Infill dispersion can be managed
A combination of appropriate field design, good maintenance routines and improved player’ hygiene can limit infill dispersion to only 2g/m2, says Swedish consultancy firm Ecoloop.
Earlier this year, ESTC commissioned Ecoloop to undertake a study to describe typical use of synthetic turf fields in the EU and to quantify the extent of infill transport due to common activities on third-generation synthetic turf fields.
The Swedish consultants have studied all the literature available on these topics. They have identified three zones:
- The field of play where the infill is meant to be
- A control zone to where the infill can migrate and accumulate. This zone is designed with this in mind, hence the infill cannot move out of the area
- An uncontrolled zone, to where infill should not migrate.
They conclude that infill migration into uncontrolled zones on fields in common use in the EU can be controlled by up to 97%. If adopted, use of mitigating measures and good practices could help limit the uncontrolled migration of infill to about 2 g/m2. This is below the 7g/m2 proposed by ECHA’s Socio-Economic Analysis Committee (SEAC).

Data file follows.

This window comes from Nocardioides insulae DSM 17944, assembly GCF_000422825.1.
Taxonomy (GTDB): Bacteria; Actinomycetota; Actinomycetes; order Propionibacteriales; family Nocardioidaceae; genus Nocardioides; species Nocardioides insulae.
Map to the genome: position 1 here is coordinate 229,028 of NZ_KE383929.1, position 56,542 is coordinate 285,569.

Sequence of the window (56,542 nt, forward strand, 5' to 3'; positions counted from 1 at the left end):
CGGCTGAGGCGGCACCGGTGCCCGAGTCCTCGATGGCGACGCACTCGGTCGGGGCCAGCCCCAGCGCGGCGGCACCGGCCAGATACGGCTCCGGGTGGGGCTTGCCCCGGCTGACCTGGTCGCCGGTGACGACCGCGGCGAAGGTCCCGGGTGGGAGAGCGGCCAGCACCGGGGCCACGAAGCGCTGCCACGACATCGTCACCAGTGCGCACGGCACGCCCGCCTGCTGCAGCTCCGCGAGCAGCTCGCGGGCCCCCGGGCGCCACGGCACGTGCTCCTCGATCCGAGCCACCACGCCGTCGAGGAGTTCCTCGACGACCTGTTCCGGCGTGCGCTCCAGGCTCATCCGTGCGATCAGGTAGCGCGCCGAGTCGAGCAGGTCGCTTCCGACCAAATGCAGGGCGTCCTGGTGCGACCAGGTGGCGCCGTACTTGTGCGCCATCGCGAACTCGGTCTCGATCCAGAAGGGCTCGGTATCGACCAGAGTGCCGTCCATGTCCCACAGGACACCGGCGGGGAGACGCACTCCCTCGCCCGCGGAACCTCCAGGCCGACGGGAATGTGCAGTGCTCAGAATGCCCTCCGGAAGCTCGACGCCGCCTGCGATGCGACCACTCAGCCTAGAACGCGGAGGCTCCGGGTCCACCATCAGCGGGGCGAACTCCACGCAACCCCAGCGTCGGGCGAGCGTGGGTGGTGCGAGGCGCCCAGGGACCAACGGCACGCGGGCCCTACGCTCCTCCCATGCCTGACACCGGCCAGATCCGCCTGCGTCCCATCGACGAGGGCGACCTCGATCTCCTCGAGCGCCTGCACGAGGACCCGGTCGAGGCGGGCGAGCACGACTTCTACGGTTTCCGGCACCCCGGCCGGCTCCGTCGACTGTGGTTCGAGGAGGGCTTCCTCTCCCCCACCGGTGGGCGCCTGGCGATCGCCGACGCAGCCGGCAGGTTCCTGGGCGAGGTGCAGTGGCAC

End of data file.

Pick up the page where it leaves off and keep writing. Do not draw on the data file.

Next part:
Examples of mitigating measures are barriers, decontamination grates, boot cleaning brushes and filters. These will help maintain the infill within the boundaries of the containment zone of the field. Earlier this year, the European Standards Committee released CEN TR 17519 Surfaces for sports areas – Synthetic turf sports facilities Guidance on how to Minimize Infill Dispersion into the Environment, which documents these and other mitigating solutions. These solutions are endorsed by the various sports governing bodies, with FIFA even incorporating these in their latest ‘Handbook of test methods.
In addition, adoption good practices by maintenance crews as well as players and officials will result in capturing infill before it leaves the perimeter. With these stakeholders handling and storing maintenance equipment correctly, as well as use of boot cleaning stations and decontamination grades, the dispersion of infill could be further controlled.
The Ecoloop report shows that if all parties using synthetic turf fields with polymeric infills act responsibly and implement the recommendations of the CEN technical report, infill migration can be controlled. Therefore, banning the sale or use of polymeric infill shouldn’t be necessary.
ESTC is calling on ECHA to recommend infill for 3G synthetic turf to be granted derogation from the proposed restrictions on intentionally added microplastics, on the basis that the recommendations of the CEN technical report become mandatory for all new and existing fields.
You can download the full report here.